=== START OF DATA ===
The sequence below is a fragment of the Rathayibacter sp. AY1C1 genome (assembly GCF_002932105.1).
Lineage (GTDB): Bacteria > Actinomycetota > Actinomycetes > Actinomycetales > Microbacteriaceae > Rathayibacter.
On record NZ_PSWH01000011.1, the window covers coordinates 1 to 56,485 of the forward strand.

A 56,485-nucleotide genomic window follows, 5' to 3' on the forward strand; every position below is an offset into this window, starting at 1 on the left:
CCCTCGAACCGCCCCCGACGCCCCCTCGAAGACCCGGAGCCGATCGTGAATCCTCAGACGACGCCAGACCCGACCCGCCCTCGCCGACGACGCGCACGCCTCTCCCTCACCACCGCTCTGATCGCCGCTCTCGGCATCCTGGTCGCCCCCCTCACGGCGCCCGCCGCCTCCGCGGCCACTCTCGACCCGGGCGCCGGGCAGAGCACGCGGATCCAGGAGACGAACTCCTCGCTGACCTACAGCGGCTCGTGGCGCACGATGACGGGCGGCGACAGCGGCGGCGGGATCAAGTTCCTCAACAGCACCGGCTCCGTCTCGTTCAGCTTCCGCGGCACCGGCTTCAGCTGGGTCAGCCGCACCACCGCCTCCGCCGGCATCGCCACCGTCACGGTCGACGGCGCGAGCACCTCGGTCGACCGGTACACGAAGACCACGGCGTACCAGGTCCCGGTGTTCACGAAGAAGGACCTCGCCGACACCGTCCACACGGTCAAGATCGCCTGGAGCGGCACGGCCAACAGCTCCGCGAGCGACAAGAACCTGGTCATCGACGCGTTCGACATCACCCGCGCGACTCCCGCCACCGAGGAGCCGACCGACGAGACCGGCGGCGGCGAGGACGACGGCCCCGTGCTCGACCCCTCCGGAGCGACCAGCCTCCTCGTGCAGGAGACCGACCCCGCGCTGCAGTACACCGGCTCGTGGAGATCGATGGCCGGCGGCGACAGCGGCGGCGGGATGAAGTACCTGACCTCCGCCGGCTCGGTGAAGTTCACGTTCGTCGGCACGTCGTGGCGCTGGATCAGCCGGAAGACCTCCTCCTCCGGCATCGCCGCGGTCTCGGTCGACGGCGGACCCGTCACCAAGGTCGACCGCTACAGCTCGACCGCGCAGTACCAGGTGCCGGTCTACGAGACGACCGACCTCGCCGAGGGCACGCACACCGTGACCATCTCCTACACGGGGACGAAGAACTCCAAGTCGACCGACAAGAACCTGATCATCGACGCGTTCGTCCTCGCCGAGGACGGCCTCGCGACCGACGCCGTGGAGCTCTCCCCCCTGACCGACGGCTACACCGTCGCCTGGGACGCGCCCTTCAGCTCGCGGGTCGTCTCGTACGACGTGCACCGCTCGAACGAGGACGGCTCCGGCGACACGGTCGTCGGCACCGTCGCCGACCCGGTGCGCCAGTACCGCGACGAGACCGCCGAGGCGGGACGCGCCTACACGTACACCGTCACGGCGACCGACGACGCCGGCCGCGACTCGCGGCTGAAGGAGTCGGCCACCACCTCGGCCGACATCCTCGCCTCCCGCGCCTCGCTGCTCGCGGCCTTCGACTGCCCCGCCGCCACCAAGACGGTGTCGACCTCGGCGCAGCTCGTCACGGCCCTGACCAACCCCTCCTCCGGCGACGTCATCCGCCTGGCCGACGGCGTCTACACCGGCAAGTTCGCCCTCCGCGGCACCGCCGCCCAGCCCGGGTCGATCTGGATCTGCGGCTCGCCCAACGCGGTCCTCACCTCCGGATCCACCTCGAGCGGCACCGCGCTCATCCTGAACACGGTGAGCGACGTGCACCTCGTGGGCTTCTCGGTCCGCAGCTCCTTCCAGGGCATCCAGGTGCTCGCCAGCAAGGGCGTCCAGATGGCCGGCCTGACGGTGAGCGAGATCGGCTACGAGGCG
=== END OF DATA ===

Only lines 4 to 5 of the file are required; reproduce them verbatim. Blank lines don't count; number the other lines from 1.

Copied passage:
A 56,485-nucleotide genomic window follows, 5' to 3' on the forward strand; every position below is an offset into this window, starting at 1 on the left:
CCCTCGAACCGCCCCCGACGCCCCCTCGAAGACCCGGAGCCGATCGTGAATCCTCAGACGACGCCAGACCCGACCCGCCCTCGCCGACGACGCGCACGCCTCTCCCTCACCACCGCTCTGATCGCCGCTCTCGGCATCCTGGTCGCCCCCCTCACGGCGCCCGCCGCCTCCGCGGCCACTCTCGACCCGGGCGCCGGGCAGAGCACGCGGATCCAGGAGACGAACTCCTCGCTGACCTACAGCGGCTCGTGGCGCACGATGACGGGCGGCGACAGCGGCGGCGGGATCAAGTTCCTCAACAGCACCGGCTCCGTCTCGTTCAGCTTCCGCGGCACCGGCTTCAGCTGGGTCAGCCGCACCACCGCCTCCGCCGGCATCGCCACCGTCACGGTCGACGGCGCGAGCACCTCGGTCGACCGGTACACGAAGACCACGGCGTACCAGGTCCCGGTGTTCACGAAGAAGGACCTCGCCGACACCGTCCACACGGTCAAGATCGCCTGGAGCGGCACGGCCAACAGCTCCGCGAGCGACAAGAACCTGGTCATCGACGCGTTCGACATCACCCGCGCGACTCCCGCCACCGAGGAGCCGACCGACGAGACCGGCGGCGGCGAGGACGACGGCCCCGTGCTCGACCCCTCCGGAGCGACCAGCCTCCTCGTGCAGGAGACCGACCCCGCGCTGCAGTACACCGGCTCGTGGAGATCGATGGCCGGCGGCGACAGCGGCGGCGGGATGAAGTACCTGACCTCCGCCGGCTCGGTGAAGTTCACGTTCGTCGGCACGTCGTGGCGCTGGATCAGCCGGAAGACCTCCTCCTCCGGCATCGCCGCGGTCTCGGTCGACGGCGGACCCGTCACCAAGGTCGACCGCTACAGCTCGACCGCGCAGTACCAGGTGCCGGTCTACGAGACGACCGACCTCGCCGAGGGCACGCACACCGTGACCATCTCCTACACGGGGACGAAGAACTCCAAGTCGACCGACAAGAACCTGATCATCGACGCGTTCGTCCTCGCCGAGGACGGCCTCGCGACCGACGCCGTGGAGCTCTCCCCCCTGACCGACGGCTACACCGTCGCCTGGGACGCGCCCTTCAGCTCGCGGGTCGTCTCGTACGACGTGCACCGCTCGAACGAGGACGGCTCCGGCGACACGGTCGTCGGCACCGTCGCCGACCCGGTGCGCCAGTACCGCGACGAGACCGCCGAGGCGGGACGCGCCTACACGTACACCGTCACGGCGACCGACGACGCCGGCCGCGACTCGCGGCTGAAGGAGTCGGCCACCACCTCGGCCGACATCCTCGCCTCCCGCGCCTCGCTGCTCGCGGCCTTCGACTGCCCCGCCGCCACCAAGACGGTGTCGACCTCGGCGCAGCTCGTCACGGCCCTGACCAACCCCTCCTCCGGCGACGTCATCCGCCTGGCCGACGGCGTCTACACCGGCAAGTTCGCCCTCCGCGGCACCGCCGCCCAGCCCGGGTCGATCTGGATCTGCGGCTCGCCCAACGCGGTCCTCACCTCCGGATCCACCTCGAGCGGCACCGCGCTCATCCTGAACACGGTGAGCGACGTGCACCTCGTGGGCTTCTCGGTCCGCAGCTCCTTCCAGGGCATCCAGGTGCTCGCCAGCAAGGGCGTCCAGATGGCCGGCCTGACGGTGAGCGAGATCGGCTACGAGGCG